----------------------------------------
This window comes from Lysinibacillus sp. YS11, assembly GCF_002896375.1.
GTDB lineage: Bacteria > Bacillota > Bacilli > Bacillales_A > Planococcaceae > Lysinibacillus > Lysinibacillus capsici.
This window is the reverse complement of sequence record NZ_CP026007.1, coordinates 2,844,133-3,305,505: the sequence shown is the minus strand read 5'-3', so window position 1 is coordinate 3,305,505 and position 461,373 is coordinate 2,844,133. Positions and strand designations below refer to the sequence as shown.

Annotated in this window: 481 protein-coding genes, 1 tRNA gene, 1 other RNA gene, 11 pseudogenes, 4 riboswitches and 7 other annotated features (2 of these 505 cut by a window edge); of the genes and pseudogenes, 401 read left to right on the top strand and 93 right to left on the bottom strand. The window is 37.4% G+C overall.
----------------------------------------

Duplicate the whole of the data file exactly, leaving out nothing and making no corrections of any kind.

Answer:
This window comes from Lysinibacillus sp. YS11, assembly GCF_002896375.1.
GTDB lineage: Bacteria > Bacillota > Bacilli > Bacillales_A > Planococcaceae > Lysinibacillus > Lysinibacillus capsici.
This window is the reverse complement of sequence record NZ_CP026007.1, coordinates 2,844,133-3,305,505: the sequence shown is the minus strand read 5'-3', so window position 1 is coordinate 3,305,505 and position 461,373 is coordinate 2,844,133. Positions and strand designations below refer to the sequence as shown.

Annotated in this window: 481 protein-coding genes, 1 tRNA gene, 1 other RNA gene, 11 pseudogenes, 4 riboswitches and 7 other annotated features (2 of these 505 cut by a window edge); of the genes and pseudogenes, 401 read left to right on the top strand and 93 right to left on the bottom strand. The window is 37.4% G+C overall.